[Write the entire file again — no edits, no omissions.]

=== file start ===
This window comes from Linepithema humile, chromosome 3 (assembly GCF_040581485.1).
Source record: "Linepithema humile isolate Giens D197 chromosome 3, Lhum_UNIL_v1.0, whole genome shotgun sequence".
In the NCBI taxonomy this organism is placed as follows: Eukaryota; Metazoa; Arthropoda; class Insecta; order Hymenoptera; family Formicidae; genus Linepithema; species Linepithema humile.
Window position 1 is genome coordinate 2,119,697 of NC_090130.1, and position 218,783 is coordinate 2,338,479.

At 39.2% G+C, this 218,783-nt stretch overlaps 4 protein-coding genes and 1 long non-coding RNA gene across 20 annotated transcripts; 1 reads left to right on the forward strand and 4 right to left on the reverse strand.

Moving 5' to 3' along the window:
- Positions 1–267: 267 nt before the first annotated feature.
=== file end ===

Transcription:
This window comes from Linepithema humile, chromosome 3 (assembly GCF_040581485.1).
Source record: "Linepithema humile isolate Giens D197 chromosome 3, Lhum_UNIL_v1.0, whole genome shotgun sequence".
In the NCBI taxonomy this organism is placed as follows: Eukaryota; Metazoa; Arthropoda; class Insecta; order Hymenoptera; family Formicidae; genus Linepithema; species Linepithema humile.
Window position 1 is genome coordinate 2,119,697 of NC_090130.1, and position 218,783 is coordinate 2,338,479.

At 39.2% G+C, this 218,783-nt stretch overlaps 4 protein-coding genes and 1 long non-coding RNA gene across 20 annotated transcripts; 1 reads left to right on the forward strand and 4 right to left on the reverse strand.

Moving 5' to 3' along the window:
- Positions 1–267: 267 nt before the first annotated feature.